This past week, I participated in a fascinating online workshop hosted by CHIEF, where Erica Dhawan discussed “Leading in a Hybrid Workforce”. She discussed some key concepts from her new book Digital Body Language: How to Build Trust and Connection, No Matter the Distance which feel particularly relevant this summer as we consider returning to in-person workplaces.
Throughout the pandemic, I was always surprised at how exhausted people felt doing video calls rather than in-person meetings or phone calls. Shouldn’t video be easier than phone because we can see the other person? Shouldn’t we be more comfortable with seeing body language than audio only?
As it turns out, most of us are not equipped to understand digital body language. As we work together in new online spaces, we communicate in a variety of ways : video, phone, IM, Slack, text, etc. Each new form of communication has its own “body language”, without a codified norm to guide us. So all day we are struggling to understand not only words and images, but the underlying message in digital body language in front of us. This is exhausting because we are still not practiced and the norms are often vague or missing altogether.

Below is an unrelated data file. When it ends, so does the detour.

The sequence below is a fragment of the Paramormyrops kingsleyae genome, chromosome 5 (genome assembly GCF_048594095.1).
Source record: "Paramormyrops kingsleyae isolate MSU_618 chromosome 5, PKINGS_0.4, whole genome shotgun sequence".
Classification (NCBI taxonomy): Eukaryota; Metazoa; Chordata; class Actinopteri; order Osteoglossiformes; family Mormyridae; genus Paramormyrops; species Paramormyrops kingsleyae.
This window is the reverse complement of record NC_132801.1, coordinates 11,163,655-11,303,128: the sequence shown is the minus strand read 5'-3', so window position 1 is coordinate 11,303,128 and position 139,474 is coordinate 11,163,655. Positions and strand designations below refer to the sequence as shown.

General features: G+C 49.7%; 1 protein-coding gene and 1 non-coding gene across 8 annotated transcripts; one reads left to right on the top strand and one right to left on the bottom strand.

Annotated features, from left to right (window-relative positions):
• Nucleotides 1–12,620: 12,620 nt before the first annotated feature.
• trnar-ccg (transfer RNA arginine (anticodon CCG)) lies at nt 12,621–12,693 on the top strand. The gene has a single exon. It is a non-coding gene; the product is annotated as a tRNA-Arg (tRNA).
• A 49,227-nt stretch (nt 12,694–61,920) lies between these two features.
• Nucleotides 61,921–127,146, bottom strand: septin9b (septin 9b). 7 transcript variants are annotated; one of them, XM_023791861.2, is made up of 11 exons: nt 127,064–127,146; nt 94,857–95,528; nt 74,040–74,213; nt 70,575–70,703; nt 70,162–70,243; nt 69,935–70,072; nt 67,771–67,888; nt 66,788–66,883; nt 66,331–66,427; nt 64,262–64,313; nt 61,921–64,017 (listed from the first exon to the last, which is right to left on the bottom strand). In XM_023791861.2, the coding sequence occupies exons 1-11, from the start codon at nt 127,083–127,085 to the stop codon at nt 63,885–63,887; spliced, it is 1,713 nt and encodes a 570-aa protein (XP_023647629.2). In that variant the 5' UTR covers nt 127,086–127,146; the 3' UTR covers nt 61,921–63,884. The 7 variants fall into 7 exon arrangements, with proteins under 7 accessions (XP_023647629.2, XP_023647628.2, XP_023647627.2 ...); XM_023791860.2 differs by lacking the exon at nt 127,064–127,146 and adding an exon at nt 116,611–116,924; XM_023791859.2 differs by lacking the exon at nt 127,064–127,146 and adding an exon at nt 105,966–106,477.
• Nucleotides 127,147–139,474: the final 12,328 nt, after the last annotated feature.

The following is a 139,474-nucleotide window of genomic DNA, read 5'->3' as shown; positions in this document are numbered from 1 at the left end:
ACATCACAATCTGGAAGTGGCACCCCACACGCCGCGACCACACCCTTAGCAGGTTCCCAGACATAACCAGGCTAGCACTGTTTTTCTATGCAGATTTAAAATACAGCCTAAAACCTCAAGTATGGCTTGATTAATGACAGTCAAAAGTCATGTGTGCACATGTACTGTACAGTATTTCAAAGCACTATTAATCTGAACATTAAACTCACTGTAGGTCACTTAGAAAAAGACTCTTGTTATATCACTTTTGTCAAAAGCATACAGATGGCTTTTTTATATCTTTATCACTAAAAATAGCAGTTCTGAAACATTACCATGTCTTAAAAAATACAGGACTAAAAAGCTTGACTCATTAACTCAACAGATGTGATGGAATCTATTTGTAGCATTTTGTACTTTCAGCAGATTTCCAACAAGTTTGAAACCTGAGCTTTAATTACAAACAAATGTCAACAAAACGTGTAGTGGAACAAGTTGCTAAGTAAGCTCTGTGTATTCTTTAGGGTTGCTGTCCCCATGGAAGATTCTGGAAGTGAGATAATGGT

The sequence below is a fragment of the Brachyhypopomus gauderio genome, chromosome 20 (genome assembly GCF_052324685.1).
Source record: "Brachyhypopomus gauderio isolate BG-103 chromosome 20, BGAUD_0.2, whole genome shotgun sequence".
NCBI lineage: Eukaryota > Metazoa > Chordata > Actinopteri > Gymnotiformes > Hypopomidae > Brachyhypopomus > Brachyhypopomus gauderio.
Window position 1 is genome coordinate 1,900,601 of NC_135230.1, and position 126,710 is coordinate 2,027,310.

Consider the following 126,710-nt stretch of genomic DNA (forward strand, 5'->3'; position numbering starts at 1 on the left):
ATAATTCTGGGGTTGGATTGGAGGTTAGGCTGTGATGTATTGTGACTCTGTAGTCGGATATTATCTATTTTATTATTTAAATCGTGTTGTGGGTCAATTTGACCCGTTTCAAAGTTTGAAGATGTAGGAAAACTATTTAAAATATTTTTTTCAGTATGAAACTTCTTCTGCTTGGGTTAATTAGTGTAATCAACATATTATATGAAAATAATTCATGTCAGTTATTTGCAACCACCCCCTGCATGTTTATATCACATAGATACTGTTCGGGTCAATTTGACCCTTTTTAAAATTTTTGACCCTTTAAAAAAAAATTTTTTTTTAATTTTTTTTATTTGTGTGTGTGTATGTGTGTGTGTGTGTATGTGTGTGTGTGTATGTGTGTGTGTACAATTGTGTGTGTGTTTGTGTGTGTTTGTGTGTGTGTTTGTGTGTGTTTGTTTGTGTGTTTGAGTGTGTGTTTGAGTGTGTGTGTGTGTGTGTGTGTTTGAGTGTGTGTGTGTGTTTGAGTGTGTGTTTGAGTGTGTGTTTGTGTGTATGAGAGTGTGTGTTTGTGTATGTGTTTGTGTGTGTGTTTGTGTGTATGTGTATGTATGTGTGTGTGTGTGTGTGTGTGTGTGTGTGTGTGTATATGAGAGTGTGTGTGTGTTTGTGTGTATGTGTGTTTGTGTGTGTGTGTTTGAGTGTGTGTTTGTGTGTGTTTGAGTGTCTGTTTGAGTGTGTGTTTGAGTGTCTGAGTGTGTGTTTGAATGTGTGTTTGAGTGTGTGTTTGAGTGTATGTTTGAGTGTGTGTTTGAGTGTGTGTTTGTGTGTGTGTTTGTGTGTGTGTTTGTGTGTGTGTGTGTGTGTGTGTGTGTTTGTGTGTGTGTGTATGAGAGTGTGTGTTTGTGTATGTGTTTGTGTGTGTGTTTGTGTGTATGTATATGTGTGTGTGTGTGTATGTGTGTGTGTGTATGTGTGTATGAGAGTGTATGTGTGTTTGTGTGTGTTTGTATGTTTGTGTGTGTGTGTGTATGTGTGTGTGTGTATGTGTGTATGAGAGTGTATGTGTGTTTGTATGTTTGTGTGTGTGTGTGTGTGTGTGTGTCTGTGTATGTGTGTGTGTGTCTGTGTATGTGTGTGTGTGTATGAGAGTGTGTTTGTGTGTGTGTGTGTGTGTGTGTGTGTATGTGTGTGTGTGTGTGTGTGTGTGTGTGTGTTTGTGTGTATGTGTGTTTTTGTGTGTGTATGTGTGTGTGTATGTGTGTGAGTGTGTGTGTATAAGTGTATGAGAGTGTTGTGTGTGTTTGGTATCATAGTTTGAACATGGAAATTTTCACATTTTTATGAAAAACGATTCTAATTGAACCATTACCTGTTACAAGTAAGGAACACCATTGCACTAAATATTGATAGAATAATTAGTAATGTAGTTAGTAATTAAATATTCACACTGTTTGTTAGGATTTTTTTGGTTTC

So what’s next? Team leaders must intentionally set norms for the different forms of communication, and teams must practice these norms daily. Here are my favorite psychologically-savvy tips from Erica Dhawan to help minimize digital body language anxiety:
EMAIL – Avoid anxiety-inducing subject lines like “Please call me”. They’re the workplace equivalent of “we need to talk” and are never necessary. This is not what we mean by “action-oriented”. Brief does not mean lacking context.
TEXT – If it’s enough of an emergency to warrant a text outside of reasonable work hours (7AM-7PM), it probably warrants a phone call. If it doesn’t, it can wait.
VIDEO – Slow down. Practice the 5-second rule and wait 5 seconds before speaking after you ask a question. This gap allows your team to process and accounts for the few seconds that an individual may wonder “Is someone else going to speak up first?” before speaking up themselves.